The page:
Photo courtesy of Jeremy Taylor

Photo courtesy of Xander McGrouther

The challenges we overcame

There’s no doubt we’re now more resilient than we were before we left for Thailand. For a start, Nicky’s phobia of bananas and my fear of spiders were severely put to the test while we were in South and South-East Asia. Nicky’s not exactly a fan of bananas now, but she can at least be in the same room as them. Small steps and all that.

I’ve still got a phobia of spiders, but in all honesty, I’ve come to appreciate their inverted beauty somewhat. And coming face to face with some of the larger varieties during treks through caves in Thailand and the jungles of Indonesia has undoubtedly hardened my resolve to the point that I no longer break out in cold sweats at the mere sight of one.

Cave dwelling tarantula

Orb Weaver

The sheer physicality of some of our adventures was also a challenge for Nicky’s acute asthma. And none more so than trekking in the Nepalese Himalayas. In fact, two-and-a-half-days into our nine-day trek and we’d reached probably the low point of our entire trip. The relentless energy-sapping uphill route, followed by the equally morale-draining downhill sections, had left Nicky in such a state of exhaustion that we seriously considered scrapping the rest of the trek altogether. That she insisted we carried on was a testament to how resilient she’d now become following our previous treks in the likes of Indonesia and New Zealand.

And the moment when she reached the summit after climbing 2600 metres in altitude was a pivotal one. She’d proved to herself she was capable of achieving something that she would previously have thought was beyond her.

Having said that, her long list of mishaps along the way reads like a really busy night at an Accident & Emergency Unit…

  • A cracked rib and crushed toenail following a fall in the Sumatran jungle
  • A toenail removed in Pai Hospital, Thailand
  • A gashed knee on the Sumatran island of Pulau Weh, following another fall
  • A severely bruised arm after being hit by a motorbike while crossing the road in Bali
  • A swollen forehead after slipping and banging her head in our jungle bathroom in Koh Rong
  • A strained neck and back after slipping in the mud during our three-day trek in Myanmar
  • Another gashed knee after falling over (again) during a cave trek in Khao Sok, Thailand
  • A twisted ankle after falling off a kerb in Trang, Thailand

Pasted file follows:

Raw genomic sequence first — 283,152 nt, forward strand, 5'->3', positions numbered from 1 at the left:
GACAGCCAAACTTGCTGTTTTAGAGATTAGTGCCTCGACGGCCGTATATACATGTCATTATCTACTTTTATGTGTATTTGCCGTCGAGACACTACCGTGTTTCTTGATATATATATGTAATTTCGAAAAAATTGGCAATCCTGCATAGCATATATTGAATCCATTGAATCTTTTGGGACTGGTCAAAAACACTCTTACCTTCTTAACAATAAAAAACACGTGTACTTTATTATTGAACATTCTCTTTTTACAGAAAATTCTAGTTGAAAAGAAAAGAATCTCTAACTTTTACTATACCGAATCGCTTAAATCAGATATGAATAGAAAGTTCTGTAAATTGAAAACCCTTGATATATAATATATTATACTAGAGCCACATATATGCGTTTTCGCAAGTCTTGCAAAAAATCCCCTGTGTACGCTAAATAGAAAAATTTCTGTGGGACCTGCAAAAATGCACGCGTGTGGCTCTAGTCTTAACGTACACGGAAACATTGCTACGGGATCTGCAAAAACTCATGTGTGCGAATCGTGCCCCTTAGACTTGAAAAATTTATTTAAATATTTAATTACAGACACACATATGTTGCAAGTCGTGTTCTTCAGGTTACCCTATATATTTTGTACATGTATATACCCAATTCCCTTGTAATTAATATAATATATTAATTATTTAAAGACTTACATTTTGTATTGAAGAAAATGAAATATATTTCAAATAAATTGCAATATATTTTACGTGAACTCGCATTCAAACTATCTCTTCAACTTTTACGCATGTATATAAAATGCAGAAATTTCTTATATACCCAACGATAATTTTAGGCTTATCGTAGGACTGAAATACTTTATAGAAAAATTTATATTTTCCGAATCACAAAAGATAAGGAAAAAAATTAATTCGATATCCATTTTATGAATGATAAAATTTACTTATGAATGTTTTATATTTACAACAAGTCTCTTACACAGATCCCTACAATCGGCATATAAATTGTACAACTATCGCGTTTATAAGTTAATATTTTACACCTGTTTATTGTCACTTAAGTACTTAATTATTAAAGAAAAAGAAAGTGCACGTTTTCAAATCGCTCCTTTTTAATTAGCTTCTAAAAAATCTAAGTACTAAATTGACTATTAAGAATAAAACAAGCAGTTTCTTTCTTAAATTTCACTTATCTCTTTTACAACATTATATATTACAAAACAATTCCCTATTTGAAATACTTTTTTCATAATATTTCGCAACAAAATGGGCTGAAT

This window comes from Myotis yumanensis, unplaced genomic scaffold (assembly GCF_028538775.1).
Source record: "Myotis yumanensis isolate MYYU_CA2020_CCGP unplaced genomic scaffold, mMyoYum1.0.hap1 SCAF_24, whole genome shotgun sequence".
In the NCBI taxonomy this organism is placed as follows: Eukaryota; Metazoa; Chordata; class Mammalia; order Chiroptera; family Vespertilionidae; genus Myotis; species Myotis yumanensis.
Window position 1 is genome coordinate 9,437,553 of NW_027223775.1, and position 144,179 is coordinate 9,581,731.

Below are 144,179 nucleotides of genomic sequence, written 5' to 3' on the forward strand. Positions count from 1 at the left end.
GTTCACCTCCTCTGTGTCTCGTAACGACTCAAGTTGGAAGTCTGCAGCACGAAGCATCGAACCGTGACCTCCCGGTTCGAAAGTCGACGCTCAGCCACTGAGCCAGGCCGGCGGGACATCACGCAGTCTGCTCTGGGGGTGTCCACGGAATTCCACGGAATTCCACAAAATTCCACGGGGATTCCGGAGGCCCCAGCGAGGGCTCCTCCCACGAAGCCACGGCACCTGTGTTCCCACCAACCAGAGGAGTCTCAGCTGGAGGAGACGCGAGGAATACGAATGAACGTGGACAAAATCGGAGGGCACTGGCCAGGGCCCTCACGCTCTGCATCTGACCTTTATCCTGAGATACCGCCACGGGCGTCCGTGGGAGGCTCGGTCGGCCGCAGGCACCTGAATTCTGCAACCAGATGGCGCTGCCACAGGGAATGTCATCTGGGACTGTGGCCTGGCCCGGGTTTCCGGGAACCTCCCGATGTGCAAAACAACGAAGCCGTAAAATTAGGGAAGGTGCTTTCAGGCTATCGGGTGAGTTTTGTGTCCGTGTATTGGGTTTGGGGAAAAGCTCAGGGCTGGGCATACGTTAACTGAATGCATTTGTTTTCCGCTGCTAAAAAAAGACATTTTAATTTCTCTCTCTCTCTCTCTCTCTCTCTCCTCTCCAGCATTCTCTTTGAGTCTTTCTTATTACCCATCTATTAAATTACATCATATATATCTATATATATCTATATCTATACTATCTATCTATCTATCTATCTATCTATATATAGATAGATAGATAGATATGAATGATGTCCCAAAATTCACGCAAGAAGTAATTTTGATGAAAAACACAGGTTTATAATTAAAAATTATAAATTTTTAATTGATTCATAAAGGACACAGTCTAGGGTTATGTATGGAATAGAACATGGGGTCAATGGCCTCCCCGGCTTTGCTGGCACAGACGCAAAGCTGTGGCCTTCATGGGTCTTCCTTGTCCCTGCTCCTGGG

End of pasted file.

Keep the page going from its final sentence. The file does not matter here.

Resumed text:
• Food poisoning in Bali, leaving her incapacitated for three days
  • Food poisoning in Myanmar, leaving her incapacitated for 36 hours
  • Ear infection in Sigiriya, Sri Lanka
  • Symptoms of altitude sickness in Ladakh, Northern India

Believe me, the woman’s a hero.

If an accident prone one.

What we’ve learned from a life of travel

We’ve learned so many things about ourselves over the past 15-18 months.

Making the decision to unclutter our lives and pursue a life of travel was an important one. But it was ultimately an easy one, too. Call it gut instinct or a calculated guess but we knew, as soon as our decision to go was made, that it was right for us. And it still is.

We know we’ve been extremely lucky to experience everything I’ve described in this post – and more. But, at the same time, we believe we’ve made our own luck by being bold and trusting our instincts.

We’ve learned that we can live frugally and that we can overcome challenges. We’ve learned that we work better as a team (unless we’re in a kayak).  And we’ve learned that the best place to keep our cash safe is by storing it in a small wallet deep within Nicky’s cleavage. Beats a money belt, for sure.

Perhaps most importantly, we’ve learned that travelling long-term is not something that should be restricted to gap-year students and twenty-somethings.

For the first time in a long while, we feel as if we have control over our lives. And we don’t want to lose that feeling any time soon.

What did you think? Have you been travelling long-term, too? Or perhaps you’re thinking about pursuing a life of travel in the near future? Either way, we’d love to hear from you so please add your comments below.

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As a mature couple, we've swapped our corporate careers for a life of travel - and we're not looking back. Here's why.
As a mature couple, we've swapped our corporate careers for a life of travel - and we're not looking back. Here's why.

THANKS FOR READING!

Hi, we’re Ian and Nicky, an English couple on a voyage of discovery around the world, and this blog is designed to reflect what we see, think and do. Actually, we’d like to think it also provides information, entertainment and inspiration for other “mature” travellers, too. So please feel free to pour yourself a glass of something suitably chilled and take a look around.